Gardening in small spaces Gardening in small spaces

You don’t need a large yard to create beautiful green spaces: container gardening is a great way to add personality (and colour) to your home.

The iconic Australian residence might have a huge backyard, but as more and more of us move into densely populated urban areas, balconies and courtyards are becoming the norm.

It’s little wonder then that ‘container gardening’ – or planting in pots – is taking off around the country. According to horticulturalist Matthew Carroll, it’s a trend that encourages garden enthusiasts to use small spaces more efficiently.

“Vertical gardens, rooftop gardens – container systems of all kinds, allow us to maximise space, but with a limited footprint,” he says.

Here, Matthew offers his top tips to get your container garden started.

Woman reading book on balcony with plants
Man cutting chives out of garden pot
Potted rubber tree

Know what to plant

To start, Matthew suggests experimenting with a range of foliage, texture and colour. “In terms of edibles, dwarf varieties of citrus trees and other fruiting varieties are good options,” he says.

“Or, if you don’t have an outdoor area, you can grow herbs and micro-greens from your kitchen. As for ornamentals, you can look for more compact varieties and training techniques such as espalier (growing flat against a wall) that will utilise space more efficiently.”

To figure out which species are best suited to your home, consider several factors. If you’re working indoors and don’t have much light, shade-tolerant plants such as the peace lily or Zanzibar gem are the way to go. On the other hand, if you have a sun-drenched courtyard, you’re better off buying hardier plants, like succulents and cacti.

Orange cat on balcony with flower pots
Tomato vines in pots on deck
Small courtyard garden with table and chairs
Golden devil's ivy in pot

Find the perfect pot

With your plant varieties sorted, it’s time to choose your potting containers – a decision that Matthew says is limited only by your imagination. “People are upcycling all sorts of things these days, from old washing machine drums through to teapots,” he explains. “The main thing to remember is that the bigger the pot, the more resources your plant will have access to and the longer it can go between drinks. But if you’re working with smaller containers, you should plant something like a cactus, which doesn’t require much water.”

It’s also important to work out how big a plant will grow over time and how much space it’ll eventually require. “But don’t put it in the end-size pot initially,” Matthew warns. “You should take it up through a couple of sizes throughout its growth phase.”

You’ll know when a plant needs to move up a pot size when it starts demanding more water and nutrients – or when its roots start to grow out of the container base. “I always like to water what I’m transplanting with a wetting agent to help marry the old and new growing media,” he says. “I also give it a bit more water than usual to make sure the liquid penetrates into the roots.”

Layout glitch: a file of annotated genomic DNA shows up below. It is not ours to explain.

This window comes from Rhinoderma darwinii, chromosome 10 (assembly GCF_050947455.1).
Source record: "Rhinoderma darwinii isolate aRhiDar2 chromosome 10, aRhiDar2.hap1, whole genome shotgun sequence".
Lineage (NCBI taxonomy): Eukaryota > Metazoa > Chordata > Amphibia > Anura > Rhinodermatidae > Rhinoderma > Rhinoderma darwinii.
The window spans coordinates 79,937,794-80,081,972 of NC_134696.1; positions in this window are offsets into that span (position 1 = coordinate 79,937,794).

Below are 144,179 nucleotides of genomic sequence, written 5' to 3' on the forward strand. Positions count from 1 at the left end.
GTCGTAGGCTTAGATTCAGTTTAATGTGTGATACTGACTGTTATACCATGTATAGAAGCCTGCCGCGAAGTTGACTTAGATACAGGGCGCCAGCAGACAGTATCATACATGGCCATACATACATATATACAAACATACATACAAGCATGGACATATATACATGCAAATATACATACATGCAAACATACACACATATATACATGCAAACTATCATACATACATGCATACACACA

Keep your garden alive

A container garden is at the mercy of its keeper: in its own little bubble, it relies solely on the nutrients you give it, rather than anything the ground can provide. With that in mind, Matthew says that good quality potting mix – ideally one that contains a controlled release fertiliser – is essential, to help plants retain their moisture and get plenty of sustenance.

It’s also a good idea to ensure pots have sufficient drainage and aren’t left sitting in water. “Indoor plants are often killed by overwatering, while the ones outdoors are more likely to suffer from lack of water,” Matthew explains. “Always read the care instructions that come with your plant and remember: the softer and leafier it is, the more water it will need.”


Autumnal gardening tips

Make sure you're giving your plants all they need this autumn.

Potted mandarin tree


Reassess how much water your plants require now that the weather is cooler and their needs will be lessened.


Plant cool-season crops for the edible garden and look at winter annuals that will brighten your pots and gardens over the colder months.



Apply a general organic fertiliser to your lawns and gardens. This can also be a good time to reapply wetting agents; these often work for six months, so make it a spring/autumn task.


Retire any edible summer crops and replenish the soil with compost and mulch, ready for winter planting.



Tidy summer flowering perennials by pruning dead flowers and untidy growth. Make sure your secateurs are clean and sharp.


Originally published in The Costco Connection, Autumn 2018. Pick up the latest copy at your local warehouse or read it online.